So, you might ask, what did the loss of our car keys and our subsequent search symbolize? An unexpected and unwelcome grinding halt to our momentum. Although ready for something new, it wasn’t yet clear to us what our “new mission” was.
We thought the answer would come quickly, but we found ourselves in a period of waiting and searching.
One intriguing aspect of the unnatural stillness of my life during this period of waiting was a growing need to “go deeper” with God. Something about this process of “going deeper” reminded me of the surreal search I was experiencing as I looked for our keys on the hiking trail.
I had been trying to respond to this movement of the Holy Spirit in my heart. “Ask and you shall receive, seek and you will find, knock and the door shall be opened to you,” had become a theme of the past months.
Though I am experiencing this time of transition alongside my spouse, like the hunt for our keys, it is also a private time between me and the Lord.
I am searching for a deeper intimacy with Him. He is calling me to have confidence in Him so that I will find what I am looking for and that he has new insight and gifts to give me which will enable me to do my part in our new mission.*
I am slowly and carefully scanning my life, my options, and my habits.
I am trying to listen to and follow His voice.
I do not want to miss what He was doing in my soul because of my desire to know “what is next.”
As I moved toward the end of the three-mile hiking trail, regardless of the odds of finding our keys, I tried to practice expectant faith. “Of course we would find the keys,” I said aloud. I thanked the Lord in advance and sang little songs of praise.
When it comes to confidence in God, St. Therese of the Little Flower said, “We can never have too much confidence in the good God…As we hope in Him so shall we receive.” I felt that my confidence in finding the keys represented my confidence in God’s promise to give the Holy Spirit to those who ask. To take me to the next level of my spiritual journey and lead me and my husband to a new mission.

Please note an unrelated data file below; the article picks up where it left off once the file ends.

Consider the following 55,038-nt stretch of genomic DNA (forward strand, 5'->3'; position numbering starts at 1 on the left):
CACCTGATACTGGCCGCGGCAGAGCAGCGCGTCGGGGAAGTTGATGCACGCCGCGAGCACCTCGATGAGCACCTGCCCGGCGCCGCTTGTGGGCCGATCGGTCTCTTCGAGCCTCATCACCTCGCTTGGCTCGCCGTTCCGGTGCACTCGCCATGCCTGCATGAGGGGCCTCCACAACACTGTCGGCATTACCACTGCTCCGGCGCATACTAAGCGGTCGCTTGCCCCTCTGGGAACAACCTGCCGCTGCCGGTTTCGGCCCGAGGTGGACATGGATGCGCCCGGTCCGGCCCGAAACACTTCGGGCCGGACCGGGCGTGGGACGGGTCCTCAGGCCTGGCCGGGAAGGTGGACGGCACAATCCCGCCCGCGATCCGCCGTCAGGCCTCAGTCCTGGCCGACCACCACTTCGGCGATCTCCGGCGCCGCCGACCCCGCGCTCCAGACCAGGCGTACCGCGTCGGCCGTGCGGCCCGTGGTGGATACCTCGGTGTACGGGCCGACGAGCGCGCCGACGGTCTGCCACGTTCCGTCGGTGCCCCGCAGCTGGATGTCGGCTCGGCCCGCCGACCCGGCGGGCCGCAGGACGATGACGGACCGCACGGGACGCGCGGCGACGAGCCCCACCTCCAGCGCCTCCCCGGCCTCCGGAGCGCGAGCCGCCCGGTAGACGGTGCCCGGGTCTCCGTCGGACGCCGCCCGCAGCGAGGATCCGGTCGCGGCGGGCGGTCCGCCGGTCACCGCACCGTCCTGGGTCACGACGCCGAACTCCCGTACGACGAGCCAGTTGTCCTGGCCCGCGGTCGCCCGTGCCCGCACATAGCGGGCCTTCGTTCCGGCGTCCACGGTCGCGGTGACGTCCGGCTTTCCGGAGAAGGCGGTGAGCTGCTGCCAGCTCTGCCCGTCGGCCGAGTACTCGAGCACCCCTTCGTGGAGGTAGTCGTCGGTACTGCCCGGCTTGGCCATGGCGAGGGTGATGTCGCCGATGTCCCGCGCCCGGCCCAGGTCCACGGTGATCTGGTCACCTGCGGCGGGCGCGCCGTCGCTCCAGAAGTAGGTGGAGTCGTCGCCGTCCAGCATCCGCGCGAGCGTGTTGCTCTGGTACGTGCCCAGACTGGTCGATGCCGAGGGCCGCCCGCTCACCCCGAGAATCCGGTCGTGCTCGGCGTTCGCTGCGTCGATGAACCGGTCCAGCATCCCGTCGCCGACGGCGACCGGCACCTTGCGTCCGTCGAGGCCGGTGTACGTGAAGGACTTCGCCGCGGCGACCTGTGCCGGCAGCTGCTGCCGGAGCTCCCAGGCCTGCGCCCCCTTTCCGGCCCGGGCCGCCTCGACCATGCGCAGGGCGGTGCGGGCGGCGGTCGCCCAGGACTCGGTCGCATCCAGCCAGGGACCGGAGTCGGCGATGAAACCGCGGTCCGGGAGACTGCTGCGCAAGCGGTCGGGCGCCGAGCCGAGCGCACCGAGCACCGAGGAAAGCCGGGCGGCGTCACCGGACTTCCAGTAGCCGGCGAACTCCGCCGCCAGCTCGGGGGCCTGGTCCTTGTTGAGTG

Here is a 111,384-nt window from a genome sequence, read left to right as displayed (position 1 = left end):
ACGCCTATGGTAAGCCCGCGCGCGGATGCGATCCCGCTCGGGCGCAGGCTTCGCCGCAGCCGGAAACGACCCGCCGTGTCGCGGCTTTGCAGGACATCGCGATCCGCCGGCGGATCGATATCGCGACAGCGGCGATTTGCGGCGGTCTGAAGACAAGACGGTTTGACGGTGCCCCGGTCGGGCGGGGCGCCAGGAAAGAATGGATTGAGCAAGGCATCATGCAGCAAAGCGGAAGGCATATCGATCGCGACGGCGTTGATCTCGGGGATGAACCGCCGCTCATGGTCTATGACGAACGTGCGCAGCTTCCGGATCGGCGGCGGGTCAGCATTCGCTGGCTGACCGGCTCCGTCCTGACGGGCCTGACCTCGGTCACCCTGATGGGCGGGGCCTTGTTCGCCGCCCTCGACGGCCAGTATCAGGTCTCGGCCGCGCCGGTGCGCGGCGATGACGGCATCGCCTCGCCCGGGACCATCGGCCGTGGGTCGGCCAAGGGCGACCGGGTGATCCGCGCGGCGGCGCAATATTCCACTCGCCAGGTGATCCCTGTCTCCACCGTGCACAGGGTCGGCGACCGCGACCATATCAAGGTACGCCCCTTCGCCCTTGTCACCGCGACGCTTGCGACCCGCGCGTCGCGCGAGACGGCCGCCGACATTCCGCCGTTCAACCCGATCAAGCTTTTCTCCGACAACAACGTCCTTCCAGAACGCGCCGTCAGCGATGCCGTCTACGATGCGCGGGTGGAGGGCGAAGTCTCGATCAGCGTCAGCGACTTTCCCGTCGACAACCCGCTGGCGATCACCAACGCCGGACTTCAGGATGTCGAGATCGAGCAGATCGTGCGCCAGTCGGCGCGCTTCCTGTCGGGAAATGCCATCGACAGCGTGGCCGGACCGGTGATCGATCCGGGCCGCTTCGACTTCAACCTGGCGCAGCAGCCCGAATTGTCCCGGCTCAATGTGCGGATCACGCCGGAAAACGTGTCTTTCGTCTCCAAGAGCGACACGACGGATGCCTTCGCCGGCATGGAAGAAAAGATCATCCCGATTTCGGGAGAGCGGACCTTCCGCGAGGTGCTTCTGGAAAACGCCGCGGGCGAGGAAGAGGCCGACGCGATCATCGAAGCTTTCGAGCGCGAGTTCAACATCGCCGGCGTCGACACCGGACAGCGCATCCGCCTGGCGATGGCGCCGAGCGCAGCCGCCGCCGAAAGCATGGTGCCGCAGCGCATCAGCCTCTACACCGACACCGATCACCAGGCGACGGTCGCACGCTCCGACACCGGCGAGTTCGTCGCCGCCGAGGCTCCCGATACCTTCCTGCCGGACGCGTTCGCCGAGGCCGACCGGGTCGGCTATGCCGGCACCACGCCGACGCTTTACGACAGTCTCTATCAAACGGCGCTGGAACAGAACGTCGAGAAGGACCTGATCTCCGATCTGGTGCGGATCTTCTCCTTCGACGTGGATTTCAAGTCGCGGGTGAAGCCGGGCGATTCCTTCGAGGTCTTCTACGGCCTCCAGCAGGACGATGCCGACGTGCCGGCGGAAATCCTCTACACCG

I found the keys near the end of the hiking trail.
I knew I would.
Yet amid the knowing, the doubt had lurked in the background, waiting for the chance to assert itself. Back at the darkening pavilion, our friends laughed with (slightly hysterical) relief, saying, “Honestly, we never thought you would find them!”
I know that I will find God’s new mission for me as well.
As I take the time to seek Him, He will show me how to draw closer to him. I reject doubt and claim what is mine as a beloved daughter of God—greater intimacy with the Father, with Jesus, and with the Holy Spirit. The next time we are missing our keys, we may or may not be able to find them, but we will never be disappointed when it comes to asking for more of the Holy Spirit in our lives.
God wants to show each one of us how to “go deeper;” how to seek and find. It is an ongoing journey, and while no two persons experience is the same, we all have the potential to be transformed “from one degree of glory to another” (2 Cor. 3:18). I am looking forward to seeing what God has in store for my spiritual growth. I know it will equip me for Love’s next adventure.
*I have found several ways to “seek” after what I feel the Lord is showing me during this period of waiting and preparation. Two of the most impactful decisions I have made are to have a set time of prayer each morning and to start meeting with a spiritual director, who has helped me develop concrete ways to grow in virtue. I have also taken two classes with the Avila Institute.